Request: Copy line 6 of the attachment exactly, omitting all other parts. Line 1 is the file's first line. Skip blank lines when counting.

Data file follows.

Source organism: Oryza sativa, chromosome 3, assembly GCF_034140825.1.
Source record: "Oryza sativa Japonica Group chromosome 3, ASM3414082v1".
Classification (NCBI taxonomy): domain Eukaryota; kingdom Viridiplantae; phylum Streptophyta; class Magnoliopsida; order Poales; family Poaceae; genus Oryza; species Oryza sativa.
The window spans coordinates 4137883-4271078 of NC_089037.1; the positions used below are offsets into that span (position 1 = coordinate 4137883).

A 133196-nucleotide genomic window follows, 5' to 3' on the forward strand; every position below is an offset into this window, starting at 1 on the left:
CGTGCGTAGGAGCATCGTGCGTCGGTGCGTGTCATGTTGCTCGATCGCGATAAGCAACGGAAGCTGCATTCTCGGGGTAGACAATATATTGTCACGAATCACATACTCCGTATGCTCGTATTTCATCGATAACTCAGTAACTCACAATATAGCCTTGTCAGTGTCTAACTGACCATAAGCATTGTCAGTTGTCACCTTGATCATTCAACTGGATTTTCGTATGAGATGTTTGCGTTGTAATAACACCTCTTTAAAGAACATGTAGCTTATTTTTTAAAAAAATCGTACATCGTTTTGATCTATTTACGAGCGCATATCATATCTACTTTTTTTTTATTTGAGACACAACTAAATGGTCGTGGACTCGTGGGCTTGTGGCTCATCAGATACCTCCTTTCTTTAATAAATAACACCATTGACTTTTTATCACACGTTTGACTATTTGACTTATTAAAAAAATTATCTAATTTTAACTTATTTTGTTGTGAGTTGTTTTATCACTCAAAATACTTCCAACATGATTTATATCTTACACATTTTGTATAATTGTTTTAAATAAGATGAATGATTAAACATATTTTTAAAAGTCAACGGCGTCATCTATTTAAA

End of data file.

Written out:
CGTGCGTAGGAGCATCGTGCGTCGGTGCGTGTCATGTTGCTCGATCGCGATAAGCAACGGAAGCTGCATTCTCGGGGTAGACAATATATTGTCACGAATCACATACTCCGTATGCTCGTATTTCATCGATAACTCAGTAACTCACAATATAGCCTTGTCAGTGTCTAACTGACCATAAGCATTGTCAGTTGTCACCTTGATCATTCAACTGGATTTTCGTATGAGATGTTTGCGTTGTAATAACACCTCTTTAAAGAACATGTAGCTTATTTTTTAAAAAAATCGTACATCGTTTTGATCTATTTACGAGCGCATATCATATCTACTTTTTTTTTATTTGAGACACAACTAAATGGTCGTGGACTCGTGGGCTTGTGGCTCATCAGATACCTCCTTTCTTTAATAAATAACACCATTGACTTTTTATCACACGTTTGACTATTTGACTTATTAAAAAAATTATCTAATTTTAACTTATTTTGTTGTGAGTTGTTTTATCACTCAAAATACTTCCAACATGATTTATATCTTACACATTTTGTATAATTGTTTTAAATAAGATGAATGATTAAACATATTTTTAAAAGTCAACGGCGTCATCTATTTAAA